In my mind, a WoW-ized version of this aspect would mean something that distinctly shows its effect on our group. Perhaps the entire party/raid gains a temporary Shadowform; perhaps each member gets a few extra tentacles; or perhaps even each person gains a Dark Archangel-like effect that hovers behind them. If we’re corrupting our friends, though, it’s going to have to be noticeable…
…but the effect is where the real fun happens. We’ve seen plenty of buffs in-game with an effect along the lines of, “Your damage done is increased by X% but your damage taken is also increased by Y%” so why not something similar here? Instead of a flat percentage, though, maybe our entire raid’s ability have a chance to deal a percentage of damage back at a random raid member. And maybe this effect grows in time, so toward the end of the duration your raid is dealing more damage but also taking more.
Yes, this sounds crazy — that’s intentional. To keep this from being just a way to hurt your raid, it could be an effect baked into Vampiric Embrace. The spell is, well, downright awful compared to how it used to be and adding a group buff such as the one above would help balance out the low healing. Plus, increasing the damage you do over the duration would mean more healing being done and would put more responsibility on the Shadow Priest to execute a solid rotation during its duration. In effect, the amount of damage the raid takes would be equivalent to a pulsing AOE damage because you’d be compensating as the buff went on.
As if insane deities from beyond weren’t scary enough, Whispers of the Old Gods also introduces Forbidden Cards. Playing a Forbidden card consumes all your available mana for this turn to fuel the card’s effect; the more mana used, the more powerful the effect.
It’s hard to think of a more fitting way to implement this effect than something that consumes all your Insanity with an effect that increases the more used; however, it would have to be an effect that couldn’t be used out of Voidform, since the entire idea of Voidform is to maintain Insanity as long as possible. Primarily, such an effect would be useful as a last-minute method to make use of Insanity that would either not reach 100 before a boss dies or as a way to destroy enemies while soloing if you won’t be able to make use of Voidform.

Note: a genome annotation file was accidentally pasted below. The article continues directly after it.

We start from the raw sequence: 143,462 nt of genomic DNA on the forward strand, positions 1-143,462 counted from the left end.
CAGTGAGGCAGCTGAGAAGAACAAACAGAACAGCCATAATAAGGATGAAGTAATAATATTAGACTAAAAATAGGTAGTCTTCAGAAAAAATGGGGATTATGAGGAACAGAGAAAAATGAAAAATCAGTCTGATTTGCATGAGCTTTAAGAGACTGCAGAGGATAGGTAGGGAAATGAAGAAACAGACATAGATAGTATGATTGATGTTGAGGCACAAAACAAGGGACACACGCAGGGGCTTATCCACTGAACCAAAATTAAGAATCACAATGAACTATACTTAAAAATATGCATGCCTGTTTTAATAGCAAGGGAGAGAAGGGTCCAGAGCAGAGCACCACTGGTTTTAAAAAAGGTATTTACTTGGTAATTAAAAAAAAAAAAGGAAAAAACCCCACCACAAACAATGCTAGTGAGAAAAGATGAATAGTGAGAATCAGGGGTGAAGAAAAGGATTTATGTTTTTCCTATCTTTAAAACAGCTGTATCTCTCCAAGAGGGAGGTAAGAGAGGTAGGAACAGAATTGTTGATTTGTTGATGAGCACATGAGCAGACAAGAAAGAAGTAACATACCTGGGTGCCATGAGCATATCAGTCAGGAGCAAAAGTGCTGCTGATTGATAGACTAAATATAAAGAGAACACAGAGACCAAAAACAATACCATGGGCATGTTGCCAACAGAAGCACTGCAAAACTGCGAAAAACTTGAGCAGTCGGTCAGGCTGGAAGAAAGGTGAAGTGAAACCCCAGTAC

But that sort of gameplay could introduce a host of potential issues with min/maxing and effective rotations. A better (slightly less inspired) option would be to re-implement a system along the lines of the old Devouring Plague, which was the “spend” portion of our build/spend system and (at one point) varied based on how many Shadow Orbs we spent. Ironically, it’s a simpler design but more complicated to imagine a version of it working in our new and improved playstyle coming with Legion. All the same, it’s one that would work well depending on how much Blizzard wants to change Shadow in the future — personally, I miss Devouring Plague and wouldn’t complain if a more complex rotation meant its return.
Okay, this last one’s not really a gameplay change but seriously, look at those things. One of the best parts of Hearthstone (and to an extent, Heroes of the Storm) is the fact that neither pretends to be anything more serious than it is. WoW has a place for the silly and the cute hidden among the seriousness. With class halls and campaigns already showing hints of class-specific rewards, it wouldn’t hurt to give us an adorable little Faceless One to replace the slightly more menacing one we lost a few builds ago. More than that, it’s worth remembering that glyphs can be made fun, too. There’s plenty of room in WoW for all kinds of flair and, in my mind, there’s no harm if some of it is a bit silly.
But again, I’m very happy with how Shadow is shaping up in Legion. I don’t expect any major changes to make their way into the game at this point, but it’s still fun to imagine (and hope!) that Blizzard might not be afraid to take inspiration from Hearthstone when it comes to future iterations of Shadow. At the very least, the beta’s imminent arrival will hopefully mean that we see some more glyphs and flavor items for Shadow Priests make their appearances.
Until then, always remember: Shadow has the ability to control minds… and hearts.